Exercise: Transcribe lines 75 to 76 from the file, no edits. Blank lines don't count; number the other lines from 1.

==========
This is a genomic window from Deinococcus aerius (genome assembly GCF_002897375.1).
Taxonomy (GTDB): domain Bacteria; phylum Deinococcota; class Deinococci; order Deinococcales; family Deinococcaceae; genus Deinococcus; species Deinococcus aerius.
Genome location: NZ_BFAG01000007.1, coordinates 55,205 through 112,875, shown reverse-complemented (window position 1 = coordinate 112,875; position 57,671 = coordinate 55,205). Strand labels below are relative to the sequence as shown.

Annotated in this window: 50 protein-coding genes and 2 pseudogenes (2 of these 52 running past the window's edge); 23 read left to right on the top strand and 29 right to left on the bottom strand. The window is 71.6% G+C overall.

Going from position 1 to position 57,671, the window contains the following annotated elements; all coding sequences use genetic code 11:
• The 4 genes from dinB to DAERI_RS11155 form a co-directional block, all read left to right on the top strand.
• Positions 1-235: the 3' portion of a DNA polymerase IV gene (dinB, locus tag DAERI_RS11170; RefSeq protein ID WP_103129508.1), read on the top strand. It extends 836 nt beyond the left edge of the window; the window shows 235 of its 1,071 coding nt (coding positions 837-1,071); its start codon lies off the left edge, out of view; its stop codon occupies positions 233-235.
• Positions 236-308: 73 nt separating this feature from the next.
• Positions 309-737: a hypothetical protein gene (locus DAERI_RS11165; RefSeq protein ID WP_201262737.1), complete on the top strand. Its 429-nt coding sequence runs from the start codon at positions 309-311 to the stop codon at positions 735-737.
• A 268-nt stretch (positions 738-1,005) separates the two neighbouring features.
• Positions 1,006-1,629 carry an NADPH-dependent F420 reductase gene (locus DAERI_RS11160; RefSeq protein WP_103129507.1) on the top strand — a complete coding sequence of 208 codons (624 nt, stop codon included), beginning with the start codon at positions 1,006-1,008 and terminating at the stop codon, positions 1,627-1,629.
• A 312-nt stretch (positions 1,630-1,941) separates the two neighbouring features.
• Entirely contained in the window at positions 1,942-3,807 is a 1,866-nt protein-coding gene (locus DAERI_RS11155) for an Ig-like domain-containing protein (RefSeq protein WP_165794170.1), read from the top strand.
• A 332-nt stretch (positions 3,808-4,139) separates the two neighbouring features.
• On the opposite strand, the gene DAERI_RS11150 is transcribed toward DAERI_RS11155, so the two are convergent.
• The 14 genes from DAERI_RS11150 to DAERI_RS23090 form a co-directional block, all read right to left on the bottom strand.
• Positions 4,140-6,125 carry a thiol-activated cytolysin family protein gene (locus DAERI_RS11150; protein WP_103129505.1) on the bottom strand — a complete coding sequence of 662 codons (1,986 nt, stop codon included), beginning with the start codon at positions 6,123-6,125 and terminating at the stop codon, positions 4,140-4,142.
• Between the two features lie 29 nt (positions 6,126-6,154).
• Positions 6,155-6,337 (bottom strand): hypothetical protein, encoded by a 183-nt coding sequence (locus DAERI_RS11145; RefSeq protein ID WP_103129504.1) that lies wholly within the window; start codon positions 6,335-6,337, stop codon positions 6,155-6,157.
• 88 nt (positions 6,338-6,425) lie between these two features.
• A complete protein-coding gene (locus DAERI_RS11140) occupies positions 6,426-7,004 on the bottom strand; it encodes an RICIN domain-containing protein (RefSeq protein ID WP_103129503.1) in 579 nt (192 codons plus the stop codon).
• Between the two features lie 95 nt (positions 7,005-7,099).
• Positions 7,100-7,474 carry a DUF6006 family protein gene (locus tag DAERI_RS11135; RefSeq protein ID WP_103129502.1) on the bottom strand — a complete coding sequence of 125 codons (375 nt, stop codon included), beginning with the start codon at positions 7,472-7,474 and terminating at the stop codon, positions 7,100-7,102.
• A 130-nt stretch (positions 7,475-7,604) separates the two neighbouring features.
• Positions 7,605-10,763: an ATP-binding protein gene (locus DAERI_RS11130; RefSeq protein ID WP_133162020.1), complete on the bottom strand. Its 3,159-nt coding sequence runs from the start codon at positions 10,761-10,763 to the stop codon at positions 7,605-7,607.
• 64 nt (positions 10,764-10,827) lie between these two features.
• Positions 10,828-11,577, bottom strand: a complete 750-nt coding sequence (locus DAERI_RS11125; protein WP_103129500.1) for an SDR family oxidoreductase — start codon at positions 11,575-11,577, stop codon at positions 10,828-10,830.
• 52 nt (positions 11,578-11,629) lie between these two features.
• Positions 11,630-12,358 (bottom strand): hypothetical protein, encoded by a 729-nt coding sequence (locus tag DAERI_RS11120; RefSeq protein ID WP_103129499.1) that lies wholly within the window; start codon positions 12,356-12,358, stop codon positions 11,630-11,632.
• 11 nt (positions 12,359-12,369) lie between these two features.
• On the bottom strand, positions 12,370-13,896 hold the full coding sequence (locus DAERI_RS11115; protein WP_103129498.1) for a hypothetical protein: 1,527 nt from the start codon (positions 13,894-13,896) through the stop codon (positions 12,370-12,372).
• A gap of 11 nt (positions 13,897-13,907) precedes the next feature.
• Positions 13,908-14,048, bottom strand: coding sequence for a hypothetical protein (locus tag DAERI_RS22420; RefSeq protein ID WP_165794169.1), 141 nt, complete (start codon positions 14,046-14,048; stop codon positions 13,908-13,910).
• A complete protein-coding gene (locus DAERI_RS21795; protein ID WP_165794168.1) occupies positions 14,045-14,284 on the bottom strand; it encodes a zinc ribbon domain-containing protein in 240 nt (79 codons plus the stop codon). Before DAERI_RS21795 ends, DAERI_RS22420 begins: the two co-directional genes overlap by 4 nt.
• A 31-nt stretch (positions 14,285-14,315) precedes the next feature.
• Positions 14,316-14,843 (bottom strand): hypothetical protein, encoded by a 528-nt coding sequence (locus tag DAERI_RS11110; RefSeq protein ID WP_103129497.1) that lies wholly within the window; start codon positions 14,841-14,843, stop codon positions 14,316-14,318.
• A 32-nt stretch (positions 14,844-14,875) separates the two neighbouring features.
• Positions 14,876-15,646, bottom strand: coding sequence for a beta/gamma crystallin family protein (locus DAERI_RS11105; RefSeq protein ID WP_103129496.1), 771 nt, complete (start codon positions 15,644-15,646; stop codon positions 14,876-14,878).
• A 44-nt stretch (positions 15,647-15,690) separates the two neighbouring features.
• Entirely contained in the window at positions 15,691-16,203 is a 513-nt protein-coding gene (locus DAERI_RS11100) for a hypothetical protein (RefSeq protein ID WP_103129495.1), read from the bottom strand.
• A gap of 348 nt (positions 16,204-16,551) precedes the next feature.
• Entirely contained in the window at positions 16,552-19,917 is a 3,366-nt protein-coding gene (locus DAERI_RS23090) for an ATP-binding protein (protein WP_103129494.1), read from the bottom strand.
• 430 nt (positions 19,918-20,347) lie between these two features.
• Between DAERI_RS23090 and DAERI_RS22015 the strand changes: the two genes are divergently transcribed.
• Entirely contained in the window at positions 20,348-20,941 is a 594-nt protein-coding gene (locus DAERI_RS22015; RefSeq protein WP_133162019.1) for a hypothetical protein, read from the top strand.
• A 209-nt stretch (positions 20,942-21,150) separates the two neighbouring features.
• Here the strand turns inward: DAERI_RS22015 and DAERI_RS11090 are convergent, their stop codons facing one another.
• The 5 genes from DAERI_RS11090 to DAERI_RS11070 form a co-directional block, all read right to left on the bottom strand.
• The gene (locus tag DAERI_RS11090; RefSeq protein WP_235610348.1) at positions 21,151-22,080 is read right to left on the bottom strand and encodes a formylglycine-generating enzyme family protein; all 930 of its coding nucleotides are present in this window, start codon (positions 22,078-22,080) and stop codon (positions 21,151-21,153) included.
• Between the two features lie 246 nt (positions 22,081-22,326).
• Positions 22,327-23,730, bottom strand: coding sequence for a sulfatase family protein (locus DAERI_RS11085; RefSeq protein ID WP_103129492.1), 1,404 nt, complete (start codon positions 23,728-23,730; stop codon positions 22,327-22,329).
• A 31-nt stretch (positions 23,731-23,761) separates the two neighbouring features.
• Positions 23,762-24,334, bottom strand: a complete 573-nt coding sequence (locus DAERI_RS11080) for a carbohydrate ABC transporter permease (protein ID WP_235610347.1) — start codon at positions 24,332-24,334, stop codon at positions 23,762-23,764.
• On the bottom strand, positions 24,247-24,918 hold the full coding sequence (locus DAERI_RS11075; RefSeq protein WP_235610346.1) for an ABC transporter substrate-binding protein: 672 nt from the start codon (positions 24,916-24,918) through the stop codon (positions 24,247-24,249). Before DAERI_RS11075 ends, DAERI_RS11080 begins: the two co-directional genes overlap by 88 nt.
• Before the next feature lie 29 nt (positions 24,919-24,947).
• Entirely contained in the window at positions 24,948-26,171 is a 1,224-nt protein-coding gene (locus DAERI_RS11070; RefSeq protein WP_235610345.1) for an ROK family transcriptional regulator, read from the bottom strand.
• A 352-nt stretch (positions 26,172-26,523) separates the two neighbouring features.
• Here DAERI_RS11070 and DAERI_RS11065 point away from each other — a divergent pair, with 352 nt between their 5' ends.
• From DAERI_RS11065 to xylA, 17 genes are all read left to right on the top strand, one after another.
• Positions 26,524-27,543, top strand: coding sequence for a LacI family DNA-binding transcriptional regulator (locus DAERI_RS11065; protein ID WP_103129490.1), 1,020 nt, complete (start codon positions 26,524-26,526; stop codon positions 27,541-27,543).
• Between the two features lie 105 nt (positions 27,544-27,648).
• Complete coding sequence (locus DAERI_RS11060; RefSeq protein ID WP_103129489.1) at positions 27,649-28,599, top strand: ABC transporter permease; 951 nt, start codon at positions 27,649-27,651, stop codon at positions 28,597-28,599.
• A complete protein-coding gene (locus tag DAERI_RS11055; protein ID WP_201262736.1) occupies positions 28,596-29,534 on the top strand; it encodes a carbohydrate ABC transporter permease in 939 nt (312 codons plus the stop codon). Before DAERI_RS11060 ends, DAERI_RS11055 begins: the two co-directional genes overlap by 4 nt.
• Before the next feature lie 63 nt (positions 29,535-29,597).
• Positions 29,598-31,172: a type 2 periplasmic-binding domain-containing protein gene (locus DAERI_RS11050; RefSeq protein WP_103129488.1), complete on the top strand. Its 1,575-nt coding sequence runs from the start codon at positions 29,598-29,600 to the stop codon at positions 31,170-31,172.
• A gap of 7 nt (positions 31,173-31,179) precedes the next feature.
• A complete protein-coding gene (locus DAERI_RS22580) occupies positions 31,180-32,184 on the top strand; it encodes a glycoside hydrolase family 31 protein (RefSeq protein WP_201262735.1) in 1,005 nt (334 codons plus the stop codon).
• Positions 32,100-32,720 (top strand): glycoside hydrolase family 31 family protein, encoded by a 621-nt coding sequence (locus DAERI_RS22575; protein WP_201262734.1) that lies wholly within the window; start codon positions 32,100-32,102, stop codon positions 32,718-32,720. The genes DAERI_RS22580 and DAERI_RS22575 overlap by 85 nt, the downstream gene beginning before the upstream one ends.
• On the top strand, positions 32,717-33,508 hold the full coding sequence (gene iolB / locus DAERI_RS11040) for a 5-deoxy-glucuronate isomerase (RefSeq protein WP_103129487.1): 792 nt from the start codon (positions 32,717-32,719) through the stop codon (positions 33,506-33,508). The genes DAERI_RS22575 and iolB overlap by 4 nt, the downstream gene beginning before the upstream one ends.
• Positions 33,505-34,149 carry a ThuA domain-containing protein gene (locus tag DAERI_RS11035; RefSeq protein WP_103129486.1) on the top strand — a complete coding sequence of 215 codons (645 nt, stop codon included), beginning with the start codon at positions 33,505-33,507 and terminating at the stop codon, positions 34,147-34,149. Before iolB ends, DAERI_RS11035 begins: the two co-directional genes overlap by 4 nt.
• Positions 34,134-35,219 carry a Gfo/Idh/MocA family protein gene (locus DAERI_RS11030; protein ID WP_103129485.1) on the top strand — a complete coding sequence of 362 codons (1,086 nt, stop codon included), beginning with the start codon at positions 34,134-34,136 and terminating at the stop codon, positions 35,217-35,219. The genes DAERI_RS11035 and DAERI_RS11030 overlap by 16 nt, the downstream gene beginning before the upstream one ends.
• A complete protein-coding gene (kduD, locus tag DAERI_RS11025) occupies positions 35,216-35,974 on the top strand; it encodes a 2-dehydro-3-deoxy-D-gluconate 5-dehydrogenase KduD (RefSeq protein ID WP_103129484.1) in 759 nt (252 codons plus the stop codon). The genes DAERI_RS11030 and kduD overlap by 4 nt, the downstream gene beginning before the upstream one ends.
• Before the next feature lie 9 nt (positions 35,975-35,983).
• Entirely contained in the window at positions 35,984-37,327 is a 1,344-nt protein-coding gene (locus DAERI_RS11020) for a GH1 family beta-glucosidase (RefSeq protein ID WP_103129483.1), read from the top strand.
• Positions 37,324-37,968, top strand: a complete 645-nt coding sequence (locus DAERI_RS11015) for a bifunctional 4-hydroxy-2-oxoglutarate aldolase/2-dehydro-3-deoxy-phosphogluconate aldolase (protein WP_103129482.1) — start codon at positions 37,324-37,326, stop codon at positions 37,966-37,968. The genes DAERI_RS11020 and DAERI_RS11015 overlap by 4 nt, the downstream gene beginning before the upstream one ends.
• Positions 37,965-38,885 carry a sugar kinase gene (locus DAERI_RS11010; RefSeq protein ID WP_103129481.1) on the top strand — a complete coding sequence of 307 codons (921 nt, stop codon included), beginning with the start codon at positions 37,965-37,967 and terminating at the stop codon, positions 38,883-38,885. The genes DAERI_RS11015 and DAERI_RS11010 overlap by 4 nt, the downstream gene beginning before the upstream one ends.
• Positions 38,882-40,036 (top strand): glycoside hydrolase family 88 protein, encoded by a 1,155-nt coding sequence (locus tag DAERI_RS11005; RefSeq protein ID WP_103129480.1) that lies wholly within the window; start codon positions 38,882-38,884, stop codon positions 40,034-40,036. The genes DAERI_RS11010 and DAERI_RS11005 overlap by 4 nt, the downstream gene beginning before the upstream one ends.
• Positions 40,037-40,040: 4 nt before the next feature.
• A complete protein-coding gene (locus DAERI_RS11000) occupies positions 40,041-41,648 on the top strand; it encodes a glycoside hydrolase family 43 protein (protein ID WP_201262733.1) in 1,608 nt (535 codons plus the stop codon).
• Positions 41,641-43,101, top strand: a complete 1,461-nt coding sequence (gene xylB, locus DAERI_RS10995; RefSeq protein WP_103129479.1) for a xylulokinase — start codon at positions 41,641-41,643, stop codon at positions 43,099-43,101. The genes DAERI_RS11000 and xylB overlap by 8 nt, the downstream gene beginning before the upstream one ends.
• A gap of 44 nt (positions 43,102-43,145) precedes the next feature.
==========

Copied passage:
• Positions 37,324-37,968, top strand: a complete 645-nt coding sequence (locus DAERI_RS11015) for a bifunctional 4-hydroxy-2-oxoglutarate aldolase/2-dehydro-3-deoxy-phosphogluconate aldolase (protein WP_103129482.1) — start codon at positions 37,324-37,326, stop codon at positions 37,966-37,968. The genes DAERI_RS11020 and DAERI_RS11015 overlap by 4 nt, the downstream gene beginning before the upstream one ends.
• Positions 37,965-38,885 carry a sugar kinase gene (locus DAERI_RS11010; RefSeq protein ID WP_103129481.1) on the top strand — a complete coding sequence of 307 codons (921 nt, stop codon included), beginning with the start codon at positions 37,965-37,967 and terminating at the stop codon, positions 38,883-38,885. The genes DAERI_RS11015 and DAERI_RS11010 overlap by 4 nt, the downstream gene beginning before the upstream one ends.